Thousands of men, women and children in Mauritania live in slavery. Under the direct control of their masters, they are treated as property and receive no payment for their work. Meanwhile, Mauritania receives preferential access to U.S. markets under the African Growth and Opportunity Act (AGOA) trade benefits program.
AGOA is designed to spark economic development in Sub-Saharan African countries by expanding duty-free benefits and opening U.S. markets to African goods. As part of the program, AGOA beneficiaries are required to improve the rule of law, human rights and respect for core labor standards, including the eradication of forced labor. This week, the AFL-CIO and its affiliated unions, along with labor rights organizations worldwide, are calling on the U.S. Trade Representative to review Mauritania’s eligibility for AGOA trade benefits.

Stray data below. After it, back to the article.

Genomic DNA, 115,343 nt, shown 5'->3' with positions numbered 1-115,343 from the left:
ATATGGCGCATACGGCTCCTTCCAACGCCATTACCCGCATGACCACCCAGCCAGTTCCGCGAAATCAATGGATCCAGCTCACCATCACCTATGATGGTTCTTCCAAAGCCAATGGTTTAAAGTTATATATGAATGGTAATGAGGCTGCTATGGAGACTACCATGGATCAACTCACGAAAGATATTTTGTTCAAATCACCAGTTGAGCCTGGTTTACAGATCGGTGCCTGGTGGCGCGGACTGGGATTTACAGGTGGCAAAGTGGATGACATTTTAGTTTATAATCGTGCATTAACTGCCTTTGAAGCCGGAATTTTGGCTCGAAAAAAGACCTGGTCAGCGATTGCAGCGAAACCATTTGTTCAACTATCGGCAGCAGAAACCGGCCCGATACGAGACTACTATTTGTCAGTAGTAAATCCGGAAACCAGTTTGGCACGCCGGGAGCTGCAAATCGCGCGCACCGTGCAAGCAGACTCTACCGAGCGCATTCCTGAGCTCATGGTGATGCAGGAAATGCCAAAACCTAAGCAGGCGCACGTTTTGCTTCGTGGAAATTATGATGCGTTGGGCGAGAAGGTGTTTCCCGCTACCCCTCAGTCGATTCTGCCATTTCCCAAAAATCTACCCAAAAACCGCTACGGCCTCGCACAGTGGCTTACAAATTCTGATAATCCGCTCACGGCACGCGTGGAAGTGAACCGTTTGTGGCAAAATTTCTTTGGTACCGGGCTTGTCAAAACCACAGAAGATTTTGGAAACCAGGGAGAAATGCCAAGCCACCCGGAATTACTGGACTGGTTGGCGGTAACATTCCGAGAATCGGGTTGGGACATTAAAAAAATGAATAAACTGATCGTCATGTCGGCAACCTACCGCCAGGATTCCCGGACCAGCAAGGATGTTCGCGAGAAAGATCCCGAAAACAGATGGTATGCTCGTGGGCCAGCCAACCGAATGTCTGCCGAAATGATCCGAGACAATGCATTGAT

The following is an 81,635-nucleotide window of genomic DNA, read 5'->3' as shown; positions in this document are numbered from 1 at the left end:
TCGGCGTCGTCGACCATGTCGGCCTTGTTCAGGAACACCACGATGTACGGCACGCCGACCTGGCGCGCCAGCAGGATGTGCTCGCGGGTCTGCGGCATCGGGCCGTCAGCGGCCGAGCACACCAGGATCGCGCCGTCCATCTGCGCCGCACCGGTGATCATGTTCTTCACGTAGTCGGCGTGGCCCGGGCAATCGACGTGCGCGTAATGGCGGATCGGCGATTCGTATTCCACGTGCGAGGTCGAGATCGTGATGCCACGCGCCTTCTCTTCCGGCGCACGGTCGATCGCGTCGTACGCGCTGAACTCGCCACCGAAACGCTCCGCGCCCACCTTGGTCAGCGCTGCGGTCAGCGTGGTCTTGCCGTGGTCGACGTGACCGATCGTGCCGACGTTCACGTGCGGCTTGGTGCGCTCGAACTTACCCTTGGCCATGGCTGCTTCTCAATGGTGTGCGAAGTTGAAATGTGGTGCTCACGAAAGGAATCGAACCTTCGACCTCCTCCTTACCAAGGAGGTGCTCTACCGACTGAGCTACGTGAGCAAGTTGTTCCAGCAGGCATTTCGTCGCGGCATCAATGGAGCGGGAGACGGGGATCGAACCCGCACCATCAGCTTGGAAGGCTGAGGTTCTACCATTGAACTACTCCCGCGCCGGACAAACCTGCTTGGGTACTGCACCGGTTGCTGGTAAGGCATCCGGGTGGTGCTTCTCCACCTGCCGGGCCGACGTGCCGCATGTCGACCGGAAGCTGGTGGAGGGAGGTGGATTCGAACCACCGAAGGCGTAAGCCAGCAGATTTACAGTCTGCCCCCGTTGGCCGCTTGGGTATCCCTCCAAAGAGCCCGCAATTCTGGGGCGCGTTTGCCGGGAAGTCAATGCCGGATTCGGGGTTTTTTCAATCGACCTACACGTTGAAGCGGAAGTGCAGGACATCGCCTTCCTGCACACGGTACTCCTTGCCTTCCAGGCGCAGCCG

Mauritania outlawed slavery in 1981, the world’s last country to do so. Yet in 2017, the practice of slavery is still widespread in Mauritanian society. Slave status is inherited, so children born to a mother in slavery also are considered property and can be rented out, loaned, given as gifts in marriage or inherited. Men and children in slavery typically herd animals or work in agriculture, while women perform domestic work. They face verbal and physical abuse, and girls and women are subject to sexual abuse and rape.
The government of Mauritania routinely fails to conduct investigations into cases of slavery, rarely pursues prosecutions for those responsible for the practice. Anti-slavery activists and trade unionists are regularly harassed, intimidated and jailed. Survivors of slavery have little access to justice or victim support initiatives, and face ongoing discrimination in society and the workplace.
Mauritania is failing to eradicate slavery and forced labor and to promote core labor rights. The AGOA Implementation Subcommittee must review Mauritania’s eligibility for trade benefits with the United States.
Find out more about the situation in Mauritania by watching this Equal Times investigation with testimony from former slaves.